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Past Speakers

Pier Emmanuel

Pier-Emmanuel Tremblay

Pier is a Professor in the Astronomy and Astrophysics Group and European Research Council (ERC) Consolidator Grant fellow.

Cosmo-chronology in our neighbourhood of stars and planets
The volume of space within 300 light years from the Sun, a small portion of our own galaxy the Milky Way, contains the brightest specimens of almost all types of stars and planets, but surprisingly it remains poorly explored. The main reason is that most stellar objects in a fixed space volume are small and very faint, most of them being long-lived red stars about 10% of the mass of the Sun, dead stars named "white dwarfs" and rocky Earth-like exoplanets. The spacecraft Gaia from the European Space Agency has provided, for the first time in 2018, a near complete census of stars and white dwarfs within 300 light years, but a full understanding of the local stellar population is still a major challenge. My group at the University of Warwick is leading an ambitious project to improve our knowledge of stellar and planetary evolution using the local space volume. Our novel approach is based on follow-up multi-object spectroscopic observations and state-of-the-art stellar modelling from three-dimensional fluid hydrodynamics. The goal is to unlock the enormous potential of using local stars as cosmic clocks to trace the local stellar and planet formation history for our galaxy. I will discuss the recently discovered signature of old rocky planets that were formed when the Milky Way was still a very young galaxy (10% of the current age of the Universe), in a metal-poor environment that was quite different to when our solar system was formed.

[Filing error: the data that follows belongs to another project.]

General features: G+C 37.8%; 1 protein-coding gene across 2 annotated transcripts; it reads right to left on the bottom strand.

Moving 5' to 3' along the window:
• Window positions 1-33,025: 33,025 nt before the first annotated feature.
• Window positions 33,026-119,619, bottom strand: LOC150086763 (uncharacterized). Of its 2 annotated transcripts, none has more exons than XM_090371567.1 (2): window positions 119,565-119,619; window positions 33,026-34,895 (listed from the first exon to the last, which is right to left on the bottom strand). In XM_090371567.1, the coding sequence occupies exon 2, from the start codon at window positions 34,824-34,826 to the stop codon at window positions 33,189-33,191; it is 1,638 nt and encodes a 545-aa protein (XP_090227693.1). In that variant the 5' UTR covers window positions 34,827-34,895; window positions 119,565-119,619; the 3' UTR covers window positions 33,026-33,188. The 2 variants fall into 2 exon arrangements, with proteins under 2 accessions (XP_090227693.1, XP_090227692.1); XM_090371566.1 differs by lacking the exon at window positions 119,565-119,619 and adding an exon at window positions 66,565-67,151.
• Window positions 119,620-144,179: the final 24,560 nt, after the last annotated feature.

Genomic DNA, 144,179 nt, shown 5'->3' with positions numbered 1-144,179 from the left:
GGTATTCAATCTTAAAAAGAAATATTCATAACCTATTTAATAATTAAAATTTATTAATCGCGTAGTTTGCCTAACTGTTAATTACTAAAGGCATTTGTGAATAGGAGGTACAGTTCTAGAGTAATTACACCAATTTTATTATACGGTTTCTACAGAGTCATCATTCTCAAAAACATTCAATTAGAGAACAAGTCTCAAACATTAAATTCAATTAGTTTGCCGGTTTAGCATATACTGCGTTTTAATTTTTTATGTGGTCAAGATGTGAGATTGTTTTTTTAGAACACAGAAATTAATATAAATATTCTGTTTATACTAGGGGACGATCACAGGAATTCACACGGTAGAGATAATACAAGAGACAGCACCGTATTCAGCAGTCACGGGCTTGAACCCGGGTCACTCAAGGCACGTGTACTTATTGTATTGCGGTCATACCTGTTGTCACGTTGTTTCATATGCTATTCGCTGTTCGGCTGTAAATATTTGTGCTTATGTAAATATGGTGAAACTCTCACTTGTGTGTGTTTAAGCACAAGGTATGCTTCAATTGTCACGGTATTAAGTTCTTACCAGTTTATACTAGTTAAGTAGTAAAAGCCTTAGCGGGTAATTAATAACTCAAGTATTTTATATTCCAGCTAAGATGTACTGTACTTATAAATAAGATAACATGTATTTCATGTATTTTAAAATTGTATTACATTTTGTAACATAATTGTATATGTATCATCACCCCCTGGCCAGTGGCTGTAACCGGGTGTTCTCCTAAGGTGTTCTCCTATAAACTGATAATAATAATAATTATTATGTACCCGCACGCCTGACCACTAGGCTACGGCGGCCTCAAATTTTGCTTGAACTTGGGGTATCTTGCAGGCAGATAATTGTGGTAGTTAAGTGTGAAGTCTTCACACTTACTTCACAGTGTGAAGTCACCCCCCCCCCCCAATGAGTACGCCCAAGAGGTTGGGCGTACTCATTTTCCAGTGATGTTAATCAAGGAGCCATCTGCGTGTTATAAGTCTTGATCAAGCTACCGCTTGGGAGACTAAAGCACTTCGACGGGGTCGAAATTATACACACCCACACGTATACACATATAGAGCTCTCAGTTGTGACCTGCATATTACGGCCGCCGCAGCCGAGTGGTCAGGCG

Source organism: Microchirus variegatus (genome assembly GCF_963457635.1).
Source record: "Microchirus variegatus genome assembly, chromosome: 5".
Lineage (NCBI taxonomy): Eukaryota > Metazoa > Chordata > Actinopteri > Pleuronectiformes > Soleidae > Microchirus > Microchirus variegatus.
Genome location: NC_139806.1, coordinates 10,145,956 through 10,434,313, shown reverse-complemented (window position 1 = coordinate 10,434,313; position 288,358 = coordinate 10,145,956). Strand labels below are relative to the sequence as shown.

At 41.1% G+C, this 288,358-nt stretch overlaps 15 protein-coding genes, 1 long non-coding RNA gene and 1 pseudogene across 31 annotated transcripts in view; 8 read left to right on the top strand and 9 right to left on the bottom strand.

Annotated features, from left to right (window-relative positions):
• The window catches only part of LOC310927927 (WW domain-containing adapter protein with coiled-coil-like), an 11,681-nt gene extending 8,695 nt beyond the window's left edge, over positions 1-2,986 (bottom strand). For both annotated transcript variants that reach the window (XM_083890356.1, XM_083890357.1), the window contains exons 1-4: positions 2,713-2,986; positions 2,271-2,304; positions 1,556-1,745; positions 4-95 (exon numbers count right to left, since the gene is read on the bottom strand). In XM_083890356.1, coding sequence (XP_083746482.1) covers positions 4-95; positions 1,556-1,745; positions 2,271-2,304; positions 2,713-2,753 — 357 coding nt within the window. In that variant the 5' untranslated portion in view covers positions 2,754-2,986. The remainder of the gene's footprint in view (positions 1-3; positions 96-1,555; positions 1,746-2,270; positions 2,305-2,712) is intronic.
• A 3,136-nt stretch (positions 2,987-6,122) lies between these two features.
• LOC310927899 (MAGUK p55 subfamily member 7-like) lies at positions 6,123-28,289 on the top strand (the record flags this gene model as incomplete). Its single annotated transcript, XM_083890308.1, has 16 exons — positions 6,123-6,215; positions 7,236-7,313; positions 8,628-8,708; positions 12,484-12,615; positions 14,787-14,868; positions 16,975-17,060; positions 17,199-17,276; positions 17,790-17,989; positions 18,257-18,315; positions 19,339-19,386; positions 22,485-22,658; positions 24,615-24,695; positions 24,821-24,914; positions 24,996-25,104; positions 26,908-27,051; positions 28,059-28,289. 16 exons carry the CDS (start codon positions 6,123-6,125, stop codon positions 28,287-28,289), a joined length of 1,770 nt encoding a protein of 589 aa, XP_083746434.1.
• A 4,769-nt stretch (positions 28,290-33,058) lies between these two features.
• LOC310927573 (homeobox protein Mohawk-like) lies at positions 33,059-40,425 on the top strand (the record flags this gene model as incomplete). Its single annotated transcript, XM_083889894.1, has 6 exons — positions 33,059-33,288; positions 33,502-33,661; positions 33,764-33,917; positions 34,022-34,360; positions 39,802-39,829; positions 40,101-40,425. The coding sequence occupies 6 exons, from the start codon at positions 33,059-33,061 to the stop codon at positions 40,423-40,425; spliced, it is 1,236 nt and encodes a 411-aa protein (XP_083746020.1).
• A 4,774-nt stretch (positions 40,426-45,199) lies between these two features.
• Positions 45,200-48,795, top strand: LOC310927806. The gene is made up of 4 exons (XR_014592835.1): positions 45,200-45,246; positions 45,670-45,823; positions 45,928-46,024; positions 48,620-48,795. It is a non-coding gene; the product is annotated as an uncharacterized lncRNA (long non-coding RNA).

Pier Emmanuel

James Poskett

James is an Associate Professor in the History of Science and Technology at the University of Warwick. His research engages broadly with the global history of science and technology, from 1750 to the present day.

The Global Origins of Modern Science
Where did modern science come from? Until recently, most historians agreed that the origins of modern science could be located in Europe, sometime between 1500 and 1700. In this talk, based on the latest scholarship, I present a very different account. Beginning in the fifteenth century and moving right through to the present, I make the case for the global origins of modern science, exploring the ways in which Africa, America, Asia and the Pacific fit into the story. The history of modern science, I argue, needs to be understood as part of a history of global cultural exchange. In making this argument, I uncover the forgotten contributions of scientists from around the world, whilst also making the ethical, political, and intellectual case a critical engagement with the legacies of the history in the world of science today.